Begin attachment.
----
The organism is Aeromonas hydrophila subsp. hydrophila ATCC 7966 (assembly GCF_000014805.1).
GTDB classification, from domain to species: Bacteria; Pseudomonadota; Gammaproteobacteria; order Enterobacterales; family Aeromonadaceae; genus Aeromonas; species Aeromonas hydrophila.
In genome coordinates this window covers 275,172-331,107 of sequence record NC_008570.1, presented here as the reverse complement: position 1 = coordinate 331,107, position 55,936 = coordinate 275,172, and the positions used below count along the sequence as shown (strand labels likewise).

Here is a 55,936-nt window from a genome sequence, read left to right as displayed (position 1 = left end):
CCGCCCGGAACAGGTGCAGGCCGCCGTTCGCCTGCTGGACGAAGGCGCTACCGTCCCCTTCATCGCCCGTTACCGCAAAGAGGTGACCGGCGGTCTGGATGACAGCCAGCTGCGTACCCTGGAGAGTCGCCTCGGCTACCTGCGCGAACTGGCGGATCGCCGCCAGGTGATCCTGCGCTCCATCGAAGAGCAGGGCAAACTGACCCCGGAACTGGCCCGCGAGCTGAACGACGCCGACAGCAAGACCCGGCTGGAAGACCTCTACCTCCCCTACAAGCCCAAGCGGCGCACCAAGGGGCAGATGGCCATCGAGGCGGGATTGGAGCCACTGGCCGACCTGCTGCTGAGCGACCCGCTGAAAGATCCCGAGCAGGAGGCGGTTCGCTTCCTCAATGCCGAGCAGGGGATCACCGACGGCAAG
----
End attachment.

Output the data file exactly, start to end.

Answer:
The organism is Aeromonas hydrophila subsp. hydrophila ATCC 7966 (assembly GCF_000014805.1).
GTDB classification, from domain to species: Bacteria; Pseudomonadota; Gammaproteobacteria; order Enterobacterales; family Aeromonadaceae; genus Aeromonas; species Aeromonas hydrophila.
In genome coordinates this window covers 275,172-331,107 of sequence record NC_008570.1, presented here as the reverse complement: position 1 = coordinate 331,107, position 55,936 = coordinate 275,172, and the positions used below count along the sequence as shown (strand labels likewise).

Here is a 55,936-nt window from a genome sequence, read left to right as displayed (position 1 = left end):
CCGCCCGGAACAGGTGCAGGCCGCCGTTCGCCTGCTGGACGAAGGCGCTACCGTCCCCTTCATCGCCCGTTACCGCAAAGAGGTGACCGGCGGTCTGGATGACAGCCAGCTGCGTACCCTGGAGAGTCGCCTCGGCTACCTGCGCGAACTGGCGGATCGCCGCCAGGTGATCCTGCGCTCCATCGAAGAGCAGGGCAAACTGACCCCGGAACTGGCCCGCGAGCTGAACGACGCCGACAGCAAGACCCGGCTGGAAGACCTCTACCTCCCCTACAAGCCCAAGCGGCGCACCAAGGGGCAGATGGCCATCGAGGCGGGATTGGAGCCACTGGCCGACCTGCTGCTGAGCGACCCGCTGAAAGATCCCGAGCAGGAGGCGGTTCGCTTCCTCAATGCCGAGCAGGGGATCACCGACGGCAAG